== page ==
UPDATE: Governor signs bill allowing Cherokee sports betting

North Carolina
Sports Betting NCAA Tournament_1553190629717

Jimmy Cliff, of Lewes, Del., talks to a worker about betting on the NCAA college basketball tournament Thursday, March 21, 2019, at the Borgata casino in Atlantic City N.J. College basketball fans are lining up at casinos and racetracks, and furiously tapping smartphone screens to get down bets on the March Madness college basketball tournament, […]

UPDATE:

RALEIGH, N.C. (AP) — North Carolina’s governor has signed legislation allowing an American Indian tribe to offer sports and horse wagering at its two casinos.

The measure letting the Eastern Band of Cherokee Indians offer the betting passed by a wide margin in both legislative chambers earlier in the year.

Gov. Roy Cooper’s office announced Friday that the gaming measure was among more than a dozen pieces of legislation he signed. The law takes effect with Cooper’s signature.

Casinos in a number of states have added sports wagering after a 2018 U.S. Supreme Court ruling that lifted a ban that had restricted sports betting in most states.

State law already lets the Eastern Band offer live poker and slot machines.

The tribe has casinos in Murphy and Cherokee in the mountains.

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PREVIOUS:

North Carolina’s only federally recognized American Indian tribe could soon offer sports and horse wagering to patrons at its two casinos.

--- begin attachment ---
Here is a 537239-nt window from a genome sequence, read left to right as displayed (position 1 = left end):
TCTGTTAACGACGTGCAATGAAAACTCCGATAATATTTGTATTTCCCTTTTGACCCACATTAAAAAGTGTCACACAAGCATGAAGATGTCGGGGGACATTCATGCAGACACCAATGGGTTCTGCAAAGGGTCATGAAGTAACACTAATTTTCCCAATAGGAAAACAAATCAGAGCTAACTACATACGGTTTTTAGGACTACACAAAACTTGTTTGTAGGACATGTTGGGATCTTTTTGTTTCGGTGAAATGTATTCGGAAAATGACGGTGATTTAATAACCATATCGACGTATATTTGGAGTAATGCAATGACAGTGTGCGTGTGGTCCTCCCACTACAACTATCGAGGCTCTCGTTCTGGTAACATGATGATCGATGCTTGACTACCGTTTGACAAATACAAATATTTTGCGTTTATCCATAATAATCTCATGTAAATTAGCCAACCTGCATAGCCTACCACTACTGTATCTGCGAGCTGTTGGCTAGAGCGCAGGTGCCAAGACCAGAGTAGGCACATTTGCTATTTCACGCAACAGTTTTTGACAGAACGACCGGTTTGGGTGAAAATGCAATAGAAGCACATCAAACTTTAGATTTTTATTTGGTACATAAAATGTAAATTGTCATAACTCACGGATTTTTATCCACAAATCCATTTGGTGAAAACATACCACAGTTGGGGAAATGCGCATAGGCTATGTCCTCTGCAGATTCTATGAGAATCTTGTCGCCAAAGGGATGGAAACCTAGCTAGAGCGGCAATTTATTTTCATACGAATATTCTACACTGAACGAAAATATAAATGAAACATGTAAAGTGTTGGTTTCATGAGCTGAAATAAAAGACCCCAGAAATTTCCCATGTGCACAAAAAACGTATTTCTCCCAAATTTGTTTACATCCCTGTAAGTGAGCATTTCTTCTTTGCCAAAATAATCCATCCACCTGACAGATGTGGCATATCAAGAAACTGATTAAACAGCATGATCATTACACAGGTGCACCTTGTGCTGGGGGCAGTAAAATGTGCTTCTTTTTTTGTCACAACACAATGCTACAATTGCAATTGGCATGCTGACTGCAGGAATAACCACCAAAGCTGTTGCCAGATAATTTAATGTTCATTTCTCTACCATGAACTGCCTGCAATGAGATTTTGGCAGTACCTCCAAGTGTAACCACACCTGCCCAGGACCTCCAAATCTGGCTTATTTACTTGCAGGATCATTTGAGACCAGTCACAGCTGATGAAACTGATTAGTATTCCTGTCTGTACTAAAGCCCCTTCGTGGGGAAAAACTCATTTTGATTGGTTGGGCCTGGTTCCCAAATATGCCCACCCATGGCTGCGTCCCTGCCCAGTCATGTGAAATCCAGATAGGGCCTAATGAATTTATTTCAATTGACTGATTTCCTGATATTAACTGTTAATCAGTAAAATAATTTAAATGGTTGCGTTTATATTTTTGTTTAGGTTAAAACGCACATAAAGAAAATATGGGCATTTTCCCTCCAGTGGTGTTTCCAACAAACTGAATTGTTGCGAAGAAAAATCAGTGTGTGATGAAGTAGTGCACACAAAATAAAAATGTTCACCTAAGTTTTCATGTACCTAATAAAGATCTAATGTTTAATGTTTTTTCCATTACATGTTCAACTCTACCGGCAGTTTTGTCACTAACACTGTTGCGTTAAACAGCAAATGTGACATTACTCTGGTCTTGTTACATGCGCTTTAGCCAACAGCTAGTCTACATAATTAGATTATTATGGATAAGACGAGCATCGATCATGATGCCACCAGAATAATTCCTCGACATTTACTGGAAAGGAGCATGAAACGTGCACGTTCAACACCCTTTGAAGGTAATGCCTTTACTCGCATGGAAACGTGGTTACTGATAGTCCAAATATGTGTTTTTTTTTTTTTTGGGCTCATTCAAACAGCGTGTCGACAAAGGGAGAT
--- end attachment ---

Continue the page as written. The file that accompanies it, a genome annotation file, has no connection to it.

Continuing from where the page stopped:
The General Assembly on Monday gave final approval to a measure that would give the Eastern Band of Cherokee Indians the authority to offer the additional types of betting. The House voted 90-27 for the measure that had already cleared the Senate three months ago.

The bill now goes to Gov. Roy Cooper’s desk. Cooper spokesman Ford Porter said the governor will review the bill before making a decision on whether to sign it into law.

The sports-book option took shape after the U.S. Supreme Court struck down a federal law that made most sports gambling illegal last year. State law already lets the Eastern Band offer live poker, slot machines and video-style games.

Eastern Band Principal Chief Richard Sneed said in an interview Monday night that the new options would provide more amenities at the tribe’s Harrah casinos in Murphy and Cherokee, but downplayed them as big money-makers.

Sneed said the tribe projects an additional $14 million annually by offering sports and off-track horse betting, of which $1 million annually would go to state coffers. State government already receives regular funds from Eastern Band gambling operations.

“People are excited about it, (especially) for a lot of folks that haven’t done sports betting besides office pools,” Sneed said. “We’re just excited to be able to offer it” if it becomes law, he added.

Rep. Kevin Corbin of Macon County, who was shepherding the bill, told colleagues on the House floor the measure wouldn’t expand geographically where tribal gambling could occur. Although conservative Christians warned lawmakers in committee about the societal dangers of more gambling, nobody spoke out against the measure Monday.

Eastern Band members benefit from casino-related jobs and payments of about $12,000 annually for its share of gambling income. The Eastern Band is also one of the state’s top political contributors.

A separate measure now before the Senate to create a new state gambling commission would direct the proposed panel to study the feasibility of authorizing sports betting and steeplechases in the state. Sneed said he’s excited about the study proposal, given that the tribe has been involved in casino gambling for more than 20 years.

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